I know of SmokeAway only by their cheesy commercials that have been played around the Chicago Area. I actually think it has been around for many years, sometimes advertised more than other times and right now being advertised quite heavily. As far as its known effectiveness, I haven’t seen any published reports on the product. That simple fact doesn’t really mean much to me though, for I have seen tons of published reports talking about how great patches and gums are and I happen to know that they don’t work in the real world. How people quit in the real world is what I base my recommendations on.

I have worked full time in smoking cessation for 30 years. I personally deal with thousands of people a year. People who know of who I am and of my work come up to me all the time to share their quitting experience and stories. Tonight I will be meeting with 300 people alone. I will bet that not one of them will come up to me and tell me that they have quit smoking and are now long-term ex-smokers because they used SmokeAway. I feel safe in saying this because to this date I have never had one person come up to me and tell me that they have quit by using SmokeAway. That’s right, not one. Not only do I meet people live, but also I have kind of a big Internet presence. I get people writing me regularly sharing their success stories with me. If I add up all of the people who have written me about their great success stories with using SmokeAway, and I add yours to the total, I have a grand total of one. That’s right, you are the first. Congratulations.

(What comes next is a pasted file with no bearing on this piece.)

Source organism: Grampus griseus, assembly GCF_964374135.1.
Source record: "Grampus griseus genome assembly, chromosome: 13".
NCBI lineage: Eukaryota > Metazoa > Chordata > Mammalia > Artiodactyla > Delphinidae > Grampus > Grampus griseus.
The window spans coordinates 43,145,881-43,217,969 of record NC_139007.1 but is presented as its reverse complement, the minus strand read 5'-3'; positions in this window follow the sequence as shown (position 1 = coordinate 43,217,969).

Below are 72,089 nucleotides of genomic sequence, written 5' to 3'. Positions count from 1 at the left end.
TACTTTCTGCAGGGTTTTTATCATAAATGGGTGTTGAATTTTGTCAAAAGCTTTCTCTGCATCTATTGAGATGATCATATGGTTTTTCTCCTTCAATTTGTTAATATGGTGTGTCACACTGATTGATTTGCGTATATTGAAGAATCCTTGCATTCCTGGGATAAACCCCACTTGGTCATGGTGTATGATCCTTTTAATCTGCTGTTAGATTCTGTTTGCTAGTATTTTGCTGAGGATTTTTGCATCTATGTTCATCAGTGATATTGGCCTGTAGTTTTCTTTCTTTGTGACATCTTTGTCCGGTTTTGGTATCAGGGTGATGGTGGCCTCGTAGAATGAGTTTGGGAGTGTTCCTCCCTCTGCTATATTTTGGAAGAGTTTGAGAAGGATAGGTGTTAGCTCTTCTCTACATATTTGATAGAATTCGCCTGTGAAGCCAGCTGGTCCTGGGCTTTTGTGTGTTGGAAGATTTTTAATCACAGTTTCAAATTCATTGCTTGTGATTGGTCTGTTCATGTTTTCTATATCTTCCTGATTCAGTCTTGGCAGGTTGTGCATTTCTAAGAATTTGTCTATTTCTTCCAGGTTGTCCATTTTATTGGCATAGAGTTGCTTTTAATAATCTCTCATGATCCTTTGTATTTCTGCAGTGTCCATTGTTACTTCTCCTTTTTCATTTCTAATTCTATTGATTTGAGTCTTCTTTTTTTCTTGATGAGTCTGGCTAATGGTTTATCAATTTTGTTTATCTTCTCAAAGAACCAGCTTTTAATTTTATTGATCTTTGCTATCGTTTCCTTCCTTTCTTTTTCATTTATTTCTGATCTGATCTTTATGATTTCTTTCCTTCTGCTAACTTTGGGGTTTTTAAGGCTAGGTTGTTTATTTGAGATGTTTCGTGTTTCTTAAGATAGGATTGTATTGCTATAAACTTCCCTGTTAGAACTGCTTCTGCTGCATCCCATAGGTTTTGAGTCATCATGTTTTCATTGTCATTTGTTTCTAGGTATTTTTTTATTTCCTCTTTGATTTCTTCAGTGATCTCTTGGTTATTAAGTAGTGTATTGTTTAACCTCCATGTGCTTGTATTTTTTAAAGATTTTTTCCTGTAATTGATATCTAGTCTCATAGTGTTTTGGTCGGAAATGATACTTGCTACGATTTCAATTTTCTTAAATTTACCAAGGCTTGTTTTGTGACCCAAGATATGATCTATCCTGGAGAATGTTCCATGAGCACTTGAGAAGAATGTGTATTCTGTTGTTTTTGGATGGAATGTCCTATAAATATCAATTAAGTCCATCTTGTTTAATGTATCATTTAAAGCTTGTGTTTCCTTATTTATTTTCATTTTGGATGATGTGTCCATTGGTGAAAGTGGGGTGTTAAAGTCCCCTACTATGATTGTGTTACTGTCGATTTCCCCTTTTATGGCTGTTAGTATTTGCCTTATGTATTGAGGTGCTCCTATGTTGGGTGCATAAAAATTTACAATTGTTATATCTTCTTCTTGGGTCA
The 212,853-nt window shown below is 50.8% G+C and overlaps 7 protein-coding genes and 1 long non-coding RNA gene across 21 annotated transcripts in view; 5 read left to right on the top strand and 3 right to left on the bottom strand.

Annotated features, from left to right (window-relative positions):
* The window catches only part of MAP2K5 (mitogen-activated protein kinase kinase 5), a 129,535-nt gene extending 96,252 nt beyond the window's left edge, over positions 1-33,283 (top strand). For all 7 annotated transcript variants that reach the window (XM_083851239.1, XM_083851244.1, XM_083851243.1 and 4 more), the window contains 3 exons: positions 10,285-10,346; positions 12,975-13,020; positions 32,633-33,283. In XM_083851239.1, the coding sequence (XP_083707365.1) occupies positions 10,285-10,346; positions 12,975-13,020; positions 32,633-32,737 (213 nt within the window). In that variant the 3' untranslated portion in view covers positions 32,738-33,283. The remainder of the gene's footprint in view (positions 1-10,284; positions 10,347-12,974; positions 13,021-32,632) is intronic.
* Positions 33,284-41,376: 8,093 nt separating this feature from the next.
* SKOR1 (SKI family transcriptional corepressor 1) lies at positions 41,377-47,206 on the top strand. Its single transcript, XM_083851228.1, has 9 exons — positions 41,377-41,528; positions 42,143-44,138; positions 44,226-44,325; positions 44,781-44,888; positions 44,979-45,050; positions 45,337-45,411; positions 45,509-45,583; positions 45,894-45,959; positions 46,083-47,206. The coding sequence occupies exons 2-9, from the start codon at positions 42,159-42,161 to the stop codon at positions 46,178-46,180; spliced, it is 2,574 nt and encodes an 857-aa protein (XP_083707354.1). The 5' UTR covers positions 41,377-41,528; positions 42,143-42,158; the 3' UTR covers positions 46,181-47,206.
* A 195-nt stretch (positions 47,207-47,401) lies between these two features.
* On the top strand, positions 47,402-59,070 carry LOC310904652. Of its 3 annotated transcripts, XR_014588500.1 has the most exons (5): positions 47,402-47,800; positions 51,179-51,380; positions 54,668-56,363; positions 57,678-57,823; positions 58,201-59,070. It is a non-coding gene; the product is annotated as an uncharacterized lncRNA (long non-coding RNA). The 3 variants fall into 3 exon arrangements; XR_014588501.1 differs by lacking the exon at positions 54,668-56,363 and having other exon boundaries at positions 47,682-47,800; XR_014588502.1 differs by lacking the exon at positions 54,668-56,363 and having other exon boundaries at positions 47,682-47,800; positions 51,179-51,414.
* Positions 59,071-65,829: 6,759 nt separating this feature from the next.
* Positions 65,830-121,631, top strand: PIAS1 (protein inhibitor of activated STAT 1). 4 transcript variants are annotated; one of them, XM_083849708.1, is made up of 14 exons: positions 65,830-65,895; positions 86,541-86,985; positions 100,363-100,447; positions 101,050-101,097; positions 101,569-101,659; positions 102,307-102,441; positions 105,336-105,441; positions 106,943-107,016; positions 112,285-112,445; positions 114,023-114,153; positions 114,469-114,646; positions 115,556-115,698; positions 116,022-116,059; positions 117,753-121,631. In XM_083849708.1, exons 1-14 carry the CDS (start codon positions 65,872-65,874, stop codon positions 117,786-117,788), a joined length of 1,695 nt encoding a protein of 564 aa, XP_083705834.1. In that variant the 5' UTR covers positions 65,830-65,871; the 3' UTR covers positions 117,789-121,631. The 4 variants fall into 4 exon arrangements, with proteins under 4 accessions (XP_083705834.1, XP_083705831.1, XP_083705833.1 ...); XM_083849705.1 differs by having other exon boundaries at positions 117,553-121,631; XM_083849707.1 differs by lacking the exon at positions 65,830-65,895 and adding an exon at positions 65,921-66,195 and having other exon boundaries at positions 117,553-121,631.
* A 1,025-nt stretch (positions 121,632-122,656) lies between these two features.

As far as quitting in a week, by my standards it took you six days too long to quit. My people quit in a day. As far as for their cravings, some people I deal with have minimal cravings too, some have a miserable time, but all of the people who ever quit smoking in my programs found it manageable. I say this because they quit smoking so of course it was manageable. Most people find quitting will be better than they think it will be though if they have the right motivation and understanding of the quitting process. As far as still having your sanity, understand that we have over 40 million ex-smokers in this country. An infinitesimal small percentage of these people quit with SmokeAway. It is not like we have 40 million ex-smokers out there who are insane. The vast majority of long-term ex-smokers who quit without this product or any other product are just as sane now as they ever were. More sane in fact considering they are not participating in an addictive and self-destructive behavior like smoking.